• Group A streptococcal pharyngitis
  • Pyelonephritis (RLLQ)
  • Pneumonia (RLUQ)
  • Group A streptococcal pharyngitis
  • Asthma (RLUQ)
  • Nephrolithiasis (RLLQ)
  • Pregnancy (RLLQ)
  • Pelvic inflammatory disease (RLLQ)
  • Dysmenorrhea (RLLQ)
  • Epididymitis (RLLQ)
  • Mittelschmerz (RLLQ)
  • Ovarian cyst (RLLQ)
  • Porphyria
Table 2. Correlation of Physical Findings With Diagnostic Possibilities
Physical Finding Disease Process to Consider
Epigastric tenderness Acid peptic disease (GER, gastritis, PUD)
Discomfort with minimal movement Peritonitis
Distension with fullness left lower quadrant constipation
Diffuse tenderness with increased tympany IBS vs small bowel obstruction
Tenderness at McBurney's point Appendicitis
Tenderness medial to McBurney's point Meckels diverticulum
Increased tenderness with inspiration in RUQ (Murphy sign) Gallbladder pathology
Pain with lifting extended right leg against resistance (Psoas sign) Retrocecal appendicitis or other retroperitoneal irritation (abscess of Crohn disease, pancreatitis, pyelonephritis)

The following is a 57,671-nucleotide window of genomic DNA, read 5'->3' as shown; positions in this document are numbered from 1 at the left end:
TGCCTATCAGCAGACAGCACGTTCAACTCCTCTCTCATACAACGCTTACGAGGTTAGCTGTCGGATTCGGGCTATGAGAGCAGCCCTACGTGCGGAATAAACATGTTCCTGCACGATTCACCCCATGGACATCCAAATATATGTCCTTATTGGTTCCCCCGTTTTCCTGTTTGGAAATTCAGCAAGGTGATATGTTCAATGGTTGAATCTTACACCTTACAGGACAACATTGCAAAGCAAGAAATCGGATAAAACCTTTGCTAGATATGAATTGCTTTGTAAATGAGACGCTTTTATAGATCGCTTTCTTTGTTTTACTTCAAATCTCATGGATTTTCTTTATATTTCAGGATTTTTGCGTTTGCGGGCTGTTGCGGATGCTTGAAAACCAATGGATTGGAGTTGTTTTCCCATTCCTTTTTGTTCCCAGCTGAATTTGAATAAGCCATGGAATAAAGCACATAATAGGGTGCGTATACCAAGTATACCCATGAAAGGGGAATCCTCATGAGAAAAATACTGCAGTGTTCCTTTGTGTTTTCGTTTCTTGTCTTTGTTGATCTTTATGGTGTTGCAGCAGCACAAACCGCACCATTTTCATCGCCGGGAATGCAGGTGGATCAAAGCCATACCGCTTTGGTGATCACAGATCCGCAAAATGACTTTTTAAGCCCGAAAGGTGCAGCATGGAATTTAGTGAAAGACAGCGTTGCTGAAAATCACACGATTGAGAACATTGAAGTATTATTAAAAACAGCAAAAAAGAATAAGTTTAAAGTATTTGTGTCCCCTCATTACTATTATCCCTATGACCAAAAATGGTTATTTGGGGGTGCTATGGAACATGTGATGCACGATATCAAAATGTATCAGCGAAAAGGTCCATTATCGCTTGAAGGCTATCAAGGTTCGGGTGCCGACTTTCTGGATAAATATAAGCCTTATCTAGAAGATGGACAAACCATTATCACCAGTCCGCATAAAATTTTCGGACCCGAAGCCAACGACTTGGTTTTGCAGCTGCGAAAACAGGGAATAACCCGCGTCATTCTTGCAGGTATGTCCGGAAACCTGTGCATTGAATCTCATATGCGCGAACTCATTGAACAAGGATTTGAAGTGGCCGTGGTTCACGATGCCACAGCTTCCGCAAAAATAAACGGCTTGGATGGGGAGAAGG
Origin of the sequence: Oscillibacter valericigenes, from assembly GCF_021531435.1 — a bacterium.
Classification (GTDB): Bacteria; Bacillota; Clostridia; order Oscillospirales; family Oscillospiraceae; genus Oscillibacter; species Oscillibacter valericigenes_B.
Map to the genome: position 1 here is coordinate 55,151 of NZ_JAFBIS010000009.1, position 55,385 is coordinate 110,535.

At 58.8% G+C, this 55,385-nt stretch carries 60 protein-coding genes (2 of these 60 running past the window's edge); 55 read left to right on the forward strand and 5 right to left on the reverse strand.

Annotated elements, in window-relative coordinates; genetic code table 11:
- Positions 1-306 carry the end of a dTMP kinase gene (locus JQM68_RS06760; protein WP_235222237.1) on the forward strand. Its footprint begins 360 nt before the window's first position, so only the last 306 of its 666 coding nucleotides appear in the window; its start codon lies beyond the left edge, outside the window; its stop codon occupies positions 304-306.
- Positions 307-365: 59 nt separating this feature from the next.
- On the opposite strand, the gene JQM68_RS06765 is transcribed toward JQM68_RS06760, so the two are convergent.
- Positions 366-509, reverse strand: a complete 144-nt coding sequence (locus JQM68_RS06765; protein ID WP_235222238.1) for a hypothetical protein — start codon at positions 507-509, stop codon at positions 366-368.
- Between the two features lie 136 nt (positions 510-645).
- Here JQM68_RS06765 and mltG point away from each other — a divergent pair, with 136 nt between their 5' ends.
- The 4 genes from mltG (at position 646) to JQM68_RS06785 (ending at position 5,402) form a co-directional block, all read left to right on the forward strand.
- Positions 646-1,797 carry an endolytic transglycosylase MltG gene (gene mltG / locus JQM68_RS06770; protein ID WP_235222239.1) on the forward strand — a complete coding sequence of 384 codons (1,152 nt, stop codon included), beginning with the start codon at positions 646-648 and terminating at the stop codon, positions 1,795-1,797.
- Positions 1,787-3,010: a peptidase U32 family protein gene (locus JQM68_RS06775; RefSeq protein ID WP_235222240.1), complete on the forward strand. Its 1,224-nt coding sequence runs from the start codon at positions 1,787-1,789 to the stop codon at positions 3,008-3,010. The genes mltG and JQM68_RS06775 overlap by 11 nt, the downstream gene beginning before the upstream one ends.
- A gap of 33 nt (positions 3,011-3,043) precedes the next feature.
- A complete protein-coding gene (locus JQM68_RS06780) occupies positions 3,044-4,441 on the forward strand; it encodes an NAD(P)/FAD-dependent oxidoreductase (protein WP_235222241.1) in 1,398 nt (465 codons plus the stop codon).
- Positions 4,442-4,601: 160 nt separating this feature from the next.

Bulging flanks Ascites or obesity
Shifting dullness Ascites
Pain with deep knee squats Retrocecal appendicitis
"Hepatosplenomegaly" with cephalad borders at lower ribs Hyperinflation as seen in obstructive pulmonary disease
Hepatomegaly or hepatosplenomegaly with jaundice and/or caput medusae Cirrhosis with portal hypertension
Hepatomegaly or hepatosplenomegaly without jaundice and normal consistency of enlarged organs Congestion secondary to heart failure
Hepatomegaly or hepatosplenomegaly without jaundice and firm consistency of enlarged organs Storage or Infiltrative disease process including leukemia and other neoplasia
Firm hepatomegaly without splenomegaly or jaundice, especially with increased blood pressure Congenital hepatic fibrosis
Jaundice with liver tenderness, and/or enlargement Hepatitis
Jaundice with normal liver findings Gilbert syndrome, hemolytic process, metabolic disease, early hepatitis
Pain relieved by sitting up Pancreatitis, retroperitoneal pathology
Periumbilical bruising and edema (Cullen's sign) Hemorrhagic pancreatitis
Bruising of flanks (Grey Turner sign) Hemorrhagic pancreatic, renal hemorrhage
Isolated splenomegaly Splenic trauma, extra-hepatic portal hypertension, splenic sequestration, hemolytic diseases, certain storage diseases